LeBron James

On the first full week of each month this season, I’m going to rank the top 10 NBA players at each position based on how I expect them to perform in the coming month. If a player is injured and is expected to miss most of the month, then they probably won’t make the list regardless of his value when healthy. I’ll rank the point guards on Monday, the shooting guards on Tuesday … you get the picture.  Your feedback is welcome, even if you want to tell me how incredibly, irredeemably clueless I am.

A whopping three new entries this month, while Richard Jefferson, Gerald Wallace and Andre Iguodala drop off from last month. Controversy: I court it!

10. (New entry) Grant Hill, Phoenix Suns — 2010-11 stats: 32 GP, 30.5 MPG, 14.8 PPG, 2.5 APG, 4.9 RPG, 0.8 SPG, 0.4 BPG, .524 FG%, .300 3P%, .829 FT%, 18.2 PER

It’s definitely remarkable that Grant Hill can play at this level at the age of 38, but it probably has something to do with the fact that he’s “only” played 31,527 minutes over his career. Dirk Nowitzki has played in 3,000 more minutes in his career and he’s just 32 years old. Anyway, Grant thinks he has another couple of seasons in him: “I’d like to be playing when I’m 40.”

9. (New entry) Luol Deng, Chicago Bulls — 2010-11 stats: 33 GP, 39.0 MPG, 18.0 PPG, 2.1 APG, 5.9 RPG, 0.8 SPG, 0.5 BPG, .457 FG%, .375 3P%, .696 FT%, 14.9 PER

The Chicago Bulls are one of the top defensive teams in the league right now and Deng is a major reason for that. None of his individual numbers stand out, but he’s a solid all-around player and probably a top-five defender at his position.

8. (6.) Danny Granger, Indiana Pacers — 2010-11 stats: 31 GP, 36.7 MPG, 21.1 PPG, 2.5 APG, 5.8 RPG, 1.3 SPG, 1.0 BPG, .416 FG%, .359 3P%, .842 FT%, 16.7 PER

Granger is dropping down these rankings because he’s just not shooting the ball particularly well this season. It’s becoming increasingly evident that he’s simply not cut out to be a first offensive option on a good team.

7. (New entry) Michael Beasley, Minnesota Timberwolves — 2010-11 stats: 33 GP, 34.2 MPG, 21.8 PPG, 1.8 APG, 6.0 RPG, 0.8 SPG, 0.8 BPG, .476 FG%, .435 3P%, .745 FT%, 17.4 PER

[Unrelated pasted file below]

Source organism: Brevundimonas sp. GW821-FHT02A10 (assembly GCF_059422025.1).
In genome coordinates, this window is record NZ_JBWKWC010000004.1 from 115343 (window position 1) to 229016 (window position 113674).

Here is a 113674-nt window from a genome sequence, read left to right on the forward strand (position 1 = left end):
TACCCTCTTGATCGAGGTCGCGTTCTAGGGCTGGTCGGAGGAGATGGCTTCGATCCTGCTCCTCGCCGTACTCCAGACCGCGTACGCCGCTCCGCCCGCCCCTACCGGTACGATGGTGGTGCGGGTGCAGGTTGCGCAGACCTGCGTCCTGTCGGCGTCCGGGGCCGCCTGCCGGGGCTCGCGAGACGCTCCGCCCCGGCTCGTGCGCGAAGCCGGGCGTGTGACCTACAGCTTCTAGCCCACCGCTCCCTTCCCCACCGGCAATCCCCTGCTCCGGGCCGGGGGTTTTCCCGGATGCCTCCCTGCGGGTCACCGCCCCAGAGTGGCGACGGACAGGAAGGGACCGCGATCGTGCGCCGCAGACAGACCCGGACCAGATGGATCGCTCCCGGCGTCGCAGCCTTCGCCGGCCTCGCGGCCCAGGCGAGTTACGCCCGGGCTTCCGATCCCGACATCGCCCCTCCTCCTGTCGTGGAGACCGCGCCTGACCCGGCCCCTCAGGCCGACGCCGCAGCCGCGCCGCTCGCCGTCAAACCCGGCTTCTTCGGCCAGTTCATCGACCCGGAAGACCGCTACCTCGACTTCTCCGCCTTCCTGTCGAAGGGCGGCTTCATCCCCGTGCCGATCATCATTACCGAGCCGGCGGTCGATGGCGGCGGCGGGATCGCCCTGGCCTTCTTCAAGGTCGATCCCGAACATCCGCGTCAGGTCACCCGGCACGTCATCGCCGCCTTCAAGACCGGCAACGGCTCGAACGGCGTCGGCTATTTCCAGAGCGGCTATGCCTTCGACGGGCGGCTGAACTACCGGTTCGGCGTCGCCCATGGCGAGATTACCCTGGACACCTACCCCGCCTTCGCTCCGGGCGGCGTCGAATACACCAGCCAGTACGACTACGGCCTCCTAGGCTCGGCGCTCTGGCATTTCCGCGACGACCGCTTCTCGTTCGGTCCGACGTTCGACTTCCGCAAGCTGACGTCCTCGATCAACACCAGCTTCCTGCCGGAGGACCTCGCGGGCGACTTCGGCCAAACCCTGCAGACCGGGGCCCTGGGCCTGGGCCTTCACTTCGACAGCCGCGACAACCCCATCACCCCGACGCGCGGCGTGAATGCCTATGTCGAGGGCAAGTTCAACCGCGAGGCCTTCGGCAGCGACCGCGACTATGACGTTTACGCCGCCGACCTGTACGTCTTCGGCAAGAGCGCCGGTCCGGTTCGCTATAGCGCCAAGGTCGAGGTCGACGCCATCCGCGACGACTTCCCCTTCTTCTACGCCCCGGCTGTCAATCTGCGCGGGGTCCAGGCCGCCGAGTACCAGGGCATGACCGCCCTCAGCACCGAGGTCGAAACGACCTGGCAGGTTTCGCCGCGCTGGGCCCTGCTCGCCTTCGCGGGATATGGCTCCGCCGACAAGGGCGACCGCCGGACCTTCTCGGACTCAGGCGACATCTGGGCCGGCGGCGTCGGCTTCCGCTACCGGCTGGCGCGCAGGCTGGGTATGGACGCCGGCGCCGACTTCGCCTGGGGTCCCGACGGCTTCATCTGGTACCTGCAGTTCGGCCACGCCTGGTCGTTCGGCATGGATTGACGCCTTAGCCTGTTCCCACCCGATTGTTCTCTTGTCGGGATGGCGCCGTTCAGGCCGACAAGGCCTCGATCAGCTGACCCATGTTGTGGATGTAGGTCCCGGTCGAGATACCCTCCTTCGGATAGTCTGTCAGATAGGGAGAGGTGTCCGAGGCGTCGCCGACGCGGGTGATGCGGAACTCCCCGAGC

There are a lot of NBA general managers with egg on their faces right now — Raptors GM Bryan Colangelo is cleaning off a whole damn omelette. To refresh your memory, Colangelo passed on the opportunity to acquire Beasley in the Chris Bosh sign-and-trade, allowing Timberwolves GM David Kahn to swoop in and snag Beasley for a couple of second round picks. Considering the ridiculous efficiency of his scoring and the fact that he’s only playing 34 minutes per game right now, we’re probably looking at a future 25 PPG player here — a player that apparently nobody wanted because of “off-court issues”.

6. (5.) Rudy Gay, Memphis Grizzlies — 2010-11 stats: 33 GP, 40.2 MPG, 21.1 PPG, 2.7 APG, 6.0 RPG, 1.8 SPG, 1.2 BPG, .484 FG%, .423 3P%, .839 FT%, 19.3 PER

Gay’s field goal percentage is the best of his career even though his percentage of field goal attempts taken at the rim (22.8 percent) is the lowest of his five NBA seasons. Credit a massively improved jumper for that, as exemplified by his impressive success rate from beyond the arc.

Paul Pierce and Michael Beasley

5. (7.) Wilson Chandler, New York Knicks — 2010-11 stats: 34 GP, 34.7 MPG, 17.9 PPG, 1.8 APG, 6.5 RPG, 0.6 SPG, 1.5 BPG, .489 FG%, .386 3P%, .823 FT%, 18.5 PER

This is higher than a lot of non-Knicks fans would put him on this list, but his scorching of the Spurs for 31 points, nine rebounds and four assists last night made a believer out of me. For all the egregious errors Isiah Thomas made as GM of the Knicks, taking Chandler with the 23rd overall pick was his last great move.

4. (4.) Paul Pierce, Boston Celtics — 2010-11 stats: 33 GP, 35.6 MPG, 19.0 PPG, 3.7 APG, 5.3 RPG, 0.9 SPG, 0.6 BPG, .503 FG%, .391 3P%, .870 FT%, 19.9 PER

Why is Pierce playing some of the best all-around basketball of his career in his 13th season? He’s reportedly in the best physical shape of his life, and that includes his previously balky knees. On Monday night in Boston, Pierce played in his 917th game as a Celtic to tie Bob Cousy for fifth all-time.

3. (3.) Carmelo Anthony, Denver Nuggets — 2010-11 stats: 26 GP, 35.2 MPG, 24.0 PPG, 3.2 APG, 8.5 RPG, 0.9 SPG, 0.7 BPG, .432 FG%, .273 3P%, .820 FT%, 20.9 PER

After reportedly reiterating his unwillingness to re-sign with Denver after this season, it would seem the Nuggets have about a month-and-a-half (before the Feb. 24th trade deadline) to get some assets in return for a top-three player at his position. Meanwhile, Anthony has maintained his value by continuing to play hard and at a superstar level — he’s averaged 28.3 points and 10.2 rebounds over his past six games.

2. (2.) Kevin Durant, Oklahoma City Thunder — 2010-11 stats: 32 GP, 38.9 MPG, 27.9 PPG, 3.0 APG, 6.3 RPG, 1.1 SPG, 1.0 BPG, .462 FG%, .327 3P%, .880 FT%, 23.6 PER